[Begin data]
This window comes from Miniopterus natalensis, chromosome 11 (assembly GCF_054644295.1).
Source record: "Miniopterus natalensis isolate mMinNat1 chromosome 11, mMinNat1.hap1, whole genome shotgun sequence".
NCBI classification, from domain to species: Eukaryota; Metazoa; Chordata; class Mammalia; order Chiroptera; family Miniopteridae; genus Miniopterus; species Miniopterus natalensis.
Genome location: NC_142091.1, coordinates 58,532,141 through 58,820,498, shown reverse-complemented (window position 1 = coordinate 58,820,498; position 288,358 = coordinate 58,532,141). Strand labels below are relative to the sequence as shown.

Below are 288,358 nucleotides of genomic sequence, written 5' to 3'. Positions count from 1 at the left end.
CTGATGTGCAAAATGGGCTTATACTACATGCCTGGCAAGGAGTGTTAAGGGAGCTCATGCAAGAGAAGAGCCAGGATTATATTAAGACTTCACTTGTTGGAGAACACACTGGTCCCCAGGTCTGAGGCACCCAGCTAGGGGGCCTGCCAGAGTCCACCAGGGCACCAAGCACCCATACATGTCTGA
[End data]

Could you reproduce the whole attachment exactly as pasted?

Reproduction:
This window comes from Miniopterus natalensis, chromosome 11 (assembly GCF_054644295.1).
Source record: "Miniopterus natalensis isolate mMinNat1 chromosome 11, mMinNat1.hap1, whole genome shotgun sequence".
NCBI classification, from domain to species: Eukaryota; Metazoa; Chordata; class Mammalia; order Chiroptera; family Miniopteridae; genus Miniopterus; species Miniopterus natalensis.
Genome location: NC_142091.1, coordinates 58,532,141 through 58,820,498, shown reverse-complemented (window position 1 = coordinate 58,820,498; position 288,358 = coordinate 58,532,141). Strand labels below are relative to the sequence as shown.

Below are 288,358 nucleotides of genomic sequence, written 5' to 3'. Positions count from 1 at the left end.
CTGATGTGCAAAATGGGCTTATACTACATGCCTGGCAAGGAGTGTTAAGGGAGCTCATGCAAGAGAAGAGCCAGGATTATATTAAGACTTCACTTGTTGGAGAACACACTGGTCCCCAGGTCTGAGGCACCCAGCTAGGGGGCCTGCCAGAGTCCACCAGGGCACCAAGCACCCATACATGTCTGA